October 21st, 2010

breaking bad


Interesting viewing to help understand what is going on in the UK at the moment is the 2006 documentary series Tory! Tory! Tory! I think it's good because it was made by pro-Tory interests, as free market propaganda, and shown on the BBC. I don't think there's a problem with right wing propaganda, as long as we know what it is and view it in that light.

One sequence has stayed with me. Wikipedia describes it as follows:
(in the 1970s) Merchant banker John Gouriet, convinced of an imminent Soviet takeover of Britain through the trade union movement, works with T.V. personalities Ross and Norris McWhirter to establish the Freedom Association dedicated to fighting the left.... The Grunwick dispute became a cause celebre and the Freedom Association saw their opportunity to take on the unions directly. The mail order film processing business was crippled by the refusal of Post Office staff to collect the post but the Freedom Association saved the business and broke the strike by smuggling out the films in a midnight raid.

I remember watching that scene on the day, and caught up in the drama, thinking 'Yes, they didn't need the working people, the upper class people could do the work themselves.'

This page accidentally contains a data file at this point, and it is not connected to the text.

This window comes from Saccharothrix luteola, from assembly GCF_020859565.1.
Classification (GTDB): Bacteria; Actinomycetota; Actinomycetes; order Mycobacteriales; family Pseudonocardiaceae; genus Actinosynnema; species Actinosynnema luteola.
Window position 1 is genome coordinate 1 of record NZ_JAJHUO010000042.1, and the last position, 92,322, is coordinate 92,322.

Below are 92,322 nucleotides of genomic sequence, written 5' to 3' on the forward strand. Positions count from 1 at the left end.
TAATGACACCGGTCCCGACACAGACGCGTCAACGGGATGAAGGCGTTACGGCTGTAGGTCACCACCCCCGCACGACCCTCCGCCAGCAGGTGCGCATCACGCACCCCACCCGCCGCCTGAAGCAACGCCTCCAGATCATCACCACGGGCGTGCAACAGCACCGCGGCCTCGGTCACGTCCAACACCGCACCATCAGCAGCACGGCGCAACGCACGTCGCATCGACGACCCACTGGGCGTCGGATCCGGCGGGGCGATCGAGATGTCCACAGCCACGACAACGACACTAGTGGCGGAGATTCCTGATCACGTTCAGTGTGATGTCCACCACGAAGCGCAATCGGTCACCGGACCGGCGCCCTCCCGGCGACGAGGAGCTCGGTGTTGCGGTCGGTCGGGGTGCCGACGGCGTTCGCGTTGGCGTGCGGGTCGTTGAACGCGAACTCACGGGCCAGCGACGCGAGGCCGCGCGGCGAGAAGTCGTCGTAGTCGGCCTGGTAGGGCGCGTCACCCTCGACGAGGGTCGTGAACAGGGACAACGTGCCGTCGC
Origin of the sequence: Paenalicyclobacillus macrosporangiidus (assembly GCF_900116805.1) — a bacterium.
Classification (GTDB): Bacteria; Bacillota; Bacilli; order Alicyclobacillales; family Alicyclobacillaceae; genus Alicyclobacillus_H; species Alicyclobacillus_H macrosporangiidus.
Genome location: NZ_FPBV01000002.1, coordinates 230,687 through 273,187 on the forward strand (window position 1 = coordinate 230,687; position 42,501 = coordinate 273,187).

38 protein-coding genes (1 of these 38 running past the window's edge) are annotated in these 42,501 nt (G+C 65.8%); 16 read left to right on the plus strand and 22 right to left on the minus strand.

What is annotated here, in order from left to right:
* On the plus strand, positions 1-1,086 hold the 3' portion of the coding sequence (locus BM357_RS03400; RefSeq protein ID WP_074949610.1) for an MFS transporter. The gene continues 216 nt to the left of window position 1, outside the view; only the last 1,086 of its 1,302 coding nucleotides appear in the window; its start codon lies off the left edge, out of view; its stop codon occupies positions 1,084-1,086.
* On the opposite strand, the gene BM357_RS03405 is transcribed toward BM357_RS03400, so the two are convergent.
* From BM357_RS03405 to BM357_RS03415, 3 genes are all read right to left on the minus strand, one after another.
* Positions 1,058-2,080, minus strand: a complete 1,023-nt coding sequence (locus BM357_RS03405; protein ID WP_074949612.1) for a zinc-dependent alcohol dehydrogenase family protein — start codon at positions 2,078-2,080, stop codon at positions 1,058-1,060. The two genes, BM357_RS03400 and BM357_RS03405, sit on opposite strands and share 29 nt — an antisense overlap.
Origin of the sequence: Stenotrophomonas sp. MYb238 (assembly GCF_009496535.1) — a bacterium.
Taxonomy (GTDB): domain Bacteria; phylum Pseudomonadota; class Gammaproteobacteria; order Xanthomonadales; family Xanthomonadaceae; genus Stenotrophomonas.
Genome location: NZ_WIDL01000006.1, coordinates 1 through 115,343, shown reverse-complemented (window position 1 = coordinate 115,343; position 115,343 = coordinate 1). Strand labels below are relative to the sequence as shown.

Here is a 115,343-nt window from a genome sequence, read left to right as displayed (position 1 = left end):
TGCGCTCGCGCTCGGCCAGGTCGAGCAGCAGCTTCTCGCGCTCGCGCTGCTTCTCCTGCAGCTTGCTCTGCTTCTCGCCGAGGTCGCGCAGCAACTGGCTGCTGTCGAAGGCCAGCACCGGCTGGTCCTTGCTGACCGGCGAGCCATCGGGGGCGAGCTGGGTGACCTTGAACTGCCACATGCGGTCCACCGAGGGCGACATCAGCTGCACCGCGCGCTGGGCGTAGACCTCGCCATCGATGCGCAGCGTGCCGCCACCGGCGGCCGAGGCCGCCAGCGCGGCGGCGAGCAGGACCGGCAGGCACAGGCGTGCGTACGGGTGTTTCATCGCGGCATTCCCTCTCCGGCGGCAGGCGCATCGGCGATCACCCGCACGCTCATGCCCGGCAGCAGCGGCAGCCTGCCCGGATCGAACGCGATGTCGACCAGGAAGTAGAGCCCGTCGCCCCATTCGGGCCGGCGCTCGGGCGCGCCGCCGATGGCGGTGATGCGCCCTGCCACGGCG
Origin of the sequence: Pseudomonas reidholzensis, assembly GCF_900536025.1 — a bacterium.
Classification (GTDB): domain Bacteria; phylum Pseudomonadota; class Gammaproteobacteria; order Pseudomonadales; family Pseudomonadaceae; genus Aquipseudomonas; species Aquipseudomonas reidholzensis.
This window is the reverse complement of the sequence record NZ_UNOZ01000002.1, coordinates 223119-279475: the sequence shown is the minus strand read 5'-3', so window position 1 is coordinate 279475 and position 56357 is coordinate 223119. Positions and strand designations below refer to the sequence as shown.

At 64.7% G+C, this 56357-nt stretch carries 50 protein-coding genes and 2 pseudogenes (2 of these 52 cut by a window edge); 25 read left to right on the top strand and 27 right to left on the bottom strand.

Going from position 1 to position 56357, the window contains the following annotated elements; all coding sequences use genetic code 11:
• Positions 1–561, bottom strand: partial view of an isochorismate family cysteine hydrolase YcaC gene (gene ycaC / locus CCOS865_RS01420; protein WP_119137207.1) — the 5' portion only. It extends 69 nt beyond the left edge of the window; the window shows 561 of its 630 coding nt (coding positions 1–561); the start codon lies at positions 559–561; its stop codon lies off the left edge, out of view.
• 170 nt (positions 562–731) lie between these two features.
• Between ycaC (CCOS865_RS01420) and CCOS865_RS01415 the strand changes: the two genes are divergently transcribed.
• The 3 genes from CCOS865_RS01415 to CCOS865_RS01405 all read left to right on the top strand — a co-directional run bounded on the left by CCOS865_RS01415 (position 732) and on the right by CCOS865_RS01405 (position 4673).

But I was wrong, on reflection. Of course for one day rich people could put aside their other work and deliver packages by hand. But what they couldn't do is work every day for years, for low wages. That is a skill and a physical and psychological challenge all in itself. To be at work on time, clean and fed, to find somewhere to live and a way to travel to your workplace, to raise children, to be sober and healthy: these are hard tasks on low wages, and capitalism depends on poor people fulfilling these tasks alongside the physical labour that they do. Furthermore capitalism depends on working people surviving periods of unemployment (so they are still there when jobs need to be filled), and caring for family members who are too disabled to work, and for mothers and babies to be accommodated in some way.

This means that businesses need workers to have places to live, and means to travel to work, and means to survive misfortune. This is a not a lovely treat for the workers, or charity, this is enabling society to function.

Yes, powerful people can use their power to claw back these few pennies from the least powerful. The reason this is not usually done isn't because it's a clever trick that nobody else has figured out. The reason is because 'winner takes all' doesn't work. The social contract is not sentimentality or altruism. It's not a nice-to-have.
Whatsoever therefore is consequent to a time of war, where every man is enemy to every man, the same consequent to the time wherein men live without other security than what their own strength and their own invention shall furnish them withal. In such condition there is no place for industry, because the fruit thereof is uncertain: and consequently no culture of the earth; no navigation, nor use of the commodities that may be imported by sea; no commodious building; no instruments of moving and removing such things as require much force; no knowledge of the face of the earth; no account of time; no arts; no letters; no society; and which is worst of all, continual fear, and danger of violent death; and the life of man, solitary, poor, nasty, brutish, and short.